I attended a lecture recently on the Red Book where the presenter stated that all the artwork in the Red Book was done by Jung himself. I remembered otherwise, but did not remember the reference supporting my contention.
Yesterday I wrote to Judith Harris, President , Philemon Foundation with the following:
Subject: Artwork in Red Book
I have a question that I'm not sure if the answer is available. Which color plates in the Red Book were actually painted by Jung and which ones were done by others?
I am aware that Dr. Jung attributed several of them to patients.
Dear Lee Lawrence,
Jung painted all the images in The Red Book.
Judith Harris, President, Philemon Foundation
My comment: On page 136 and 137 of "The Secret of the Golden Flower Commentary" written by Jung in 1930, he included several of the images (ten) included in the Red Book and attributed them to his patients. He even noted the gender of the patient who did the artwork. Why the discrepancy?
p 137 "Examples of European Mandelas
The pictures between pages 136 and 137 have been made by patients as described in the text. The earliest picture dates from 1916. All pictures have been done independently of any Eastern influence. The I Ching hexagrams in Picture No. 4 come from the reading of Legge's translation in the Sacred Books of the East Series but they were put in the picture only because their content seemed, to the university-trained patient, especially meaningful for her life........ C G Jung"
Anyone else ever find Jung's Red Book artwork elsewhere? I went to the Rubin Museum of Art in New York City for the unveiling of the original Red Book when Sonu and Jung's Grandson were there. The original Red Book is entirely a cut and paste scrapbook. Every page is that way, even the calligraphy text. Much of the text is copied from Jung's handwritten black notebooks which were also on display at the Rubin. Did Toni Wolff write the calligraphy text?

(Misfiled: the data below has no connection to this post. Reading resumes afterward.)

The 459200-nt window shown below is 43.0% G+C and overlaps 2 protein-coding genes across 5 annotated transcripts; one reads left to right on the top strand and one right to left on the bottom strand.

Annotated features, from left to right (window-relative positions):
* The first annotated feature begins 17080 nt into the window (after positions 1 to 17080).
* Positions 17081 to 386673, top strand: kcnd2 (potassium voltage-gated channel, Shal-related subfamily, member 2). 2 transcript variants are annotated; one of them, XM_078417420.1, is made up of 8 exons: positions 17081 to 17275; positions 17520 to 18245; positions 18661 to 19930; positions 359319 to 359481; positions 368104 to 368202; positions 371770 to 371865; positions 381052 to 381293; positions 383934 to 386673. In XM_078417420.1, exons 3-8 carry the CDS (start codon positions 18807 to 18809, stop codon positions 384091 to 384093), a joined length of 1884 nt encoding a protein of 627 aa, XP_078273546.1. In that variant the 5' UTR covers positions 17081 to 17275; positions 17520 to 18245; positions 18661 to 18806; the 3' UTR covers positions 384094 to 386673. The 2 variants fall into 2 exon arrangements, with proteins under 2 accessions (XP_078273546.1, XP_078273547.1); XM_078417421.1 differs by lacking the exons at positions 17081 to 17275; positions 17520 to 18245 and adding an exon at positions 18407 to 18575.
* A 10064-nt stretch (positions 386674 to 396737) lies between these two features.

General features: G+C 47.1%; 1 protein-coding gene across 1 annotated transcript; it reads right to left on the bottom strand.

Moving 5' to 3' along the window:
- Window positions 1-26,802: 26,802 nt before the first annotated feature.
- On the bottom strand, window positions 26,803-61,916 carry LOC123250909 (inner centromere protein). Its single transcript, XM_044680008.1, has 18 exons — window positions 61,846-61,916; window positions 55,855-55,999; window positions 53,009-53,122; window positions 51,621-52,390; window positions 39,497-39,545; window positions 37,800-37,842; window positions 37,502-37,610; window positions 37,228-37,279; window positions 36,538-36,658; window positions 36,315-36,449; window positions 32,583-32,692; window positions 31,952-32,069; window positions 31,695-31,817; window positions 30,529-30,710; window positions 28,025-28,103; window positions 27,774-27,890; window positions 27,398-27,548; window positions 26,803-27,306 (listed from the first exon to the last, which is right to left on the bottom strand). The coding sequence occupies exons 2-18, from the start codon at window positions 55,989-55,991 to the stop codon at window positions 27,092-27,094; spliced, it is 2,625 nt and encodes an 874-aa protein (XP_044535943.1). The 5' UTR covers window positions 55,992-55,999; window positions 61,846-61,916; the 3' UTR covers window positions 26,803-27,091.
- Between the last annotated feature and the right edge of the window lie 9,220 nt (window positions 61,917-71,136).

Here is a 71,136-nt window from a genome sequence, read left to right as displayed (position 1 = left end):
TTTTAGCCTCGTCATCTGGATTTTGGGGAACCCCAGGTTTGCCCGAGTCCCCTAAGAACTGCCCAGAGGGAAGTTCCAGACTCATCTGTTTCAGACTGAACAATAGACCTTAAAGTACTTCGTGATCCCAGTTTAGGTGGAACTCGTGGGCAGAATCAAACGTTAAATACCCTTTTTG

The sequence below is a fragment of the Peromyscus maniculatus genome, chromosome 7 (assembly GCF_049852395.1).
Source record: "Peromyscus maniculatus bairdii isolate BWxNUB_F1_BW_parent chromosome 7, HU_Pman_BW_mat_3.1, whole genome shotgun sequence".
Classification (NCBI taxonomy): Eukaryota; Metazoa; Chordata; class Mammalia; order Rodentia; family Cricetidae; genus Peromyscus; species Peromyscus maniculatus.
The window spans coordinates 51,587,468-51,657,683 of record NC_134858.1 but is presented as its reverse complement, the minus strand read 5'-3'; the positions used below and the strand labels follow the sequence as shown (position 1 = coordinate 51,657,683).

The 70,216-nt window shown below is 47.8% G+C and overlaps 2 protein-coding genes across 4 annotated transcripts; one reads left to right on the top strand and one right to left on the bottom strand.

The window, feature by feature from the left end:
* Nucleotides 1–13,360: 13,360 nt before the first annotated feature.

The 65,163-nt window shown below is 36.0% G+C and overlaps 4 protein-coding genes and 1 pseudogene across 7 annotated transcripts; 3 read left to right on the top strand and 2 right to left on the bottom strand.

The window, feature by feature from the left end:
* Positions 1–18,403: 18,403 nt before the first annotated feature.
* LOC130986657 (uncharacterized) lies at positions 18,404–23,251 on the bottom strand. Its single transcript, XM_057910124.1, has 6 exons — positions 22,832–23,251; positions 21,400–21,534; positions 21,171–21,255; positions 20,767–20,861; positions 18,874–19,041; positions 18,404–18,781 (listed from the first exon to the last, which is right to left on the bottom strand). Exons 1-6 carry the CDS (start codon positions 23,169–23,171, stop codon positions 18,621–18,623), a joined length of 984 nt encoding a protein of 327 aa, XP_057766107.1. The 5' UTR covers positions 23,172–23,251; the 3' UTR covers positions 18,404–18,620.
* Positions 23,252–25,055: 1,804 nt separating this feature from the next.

Jung's grandson told how the Red Book was available in the house and how he used to pull it off the shelf and sat on the floor with this big book on his lap and look at it when he was young. It was not kept preserved as a special document. Jung started this scrapbook when he started his affair with Toni Wolff. He would spend the afternoons in his office with her, presumably working on the Red Book, demanding that they not be interrupted He continued working on the Red Book until after reading Richard Wilhelm's "Secret of the Golden Flower" when Jung wrote Wilhelm, pleading with him in a private letter "Not to die" as "I have finally found what I have been searching for." This book motivated Jung to enter into alchemy, which caused Toni Wolff to abandon her fourteen year relationship with Jung. I'm not sure if it was the new focus on alchemy or the abandonment of Wolff that caused Jung to abandon the Red Book as they both happened at approximately the same time.
Had Jung done the Red Book himself, he would have given it the treatment of value he had given to his other documents. He never intended the book to be published. He had shared many sections with other people, thus the family knew he did not intend to keep it private. I question how much of it was actually done by Jung himself!
The book is a great book. We actually have a limited leather bound first edition as we donated to fund the original publication of the Red Book by the Philemon Foundation. Please don't allow my comments to diminish the value of the contribution it has made to understanding C G Jung.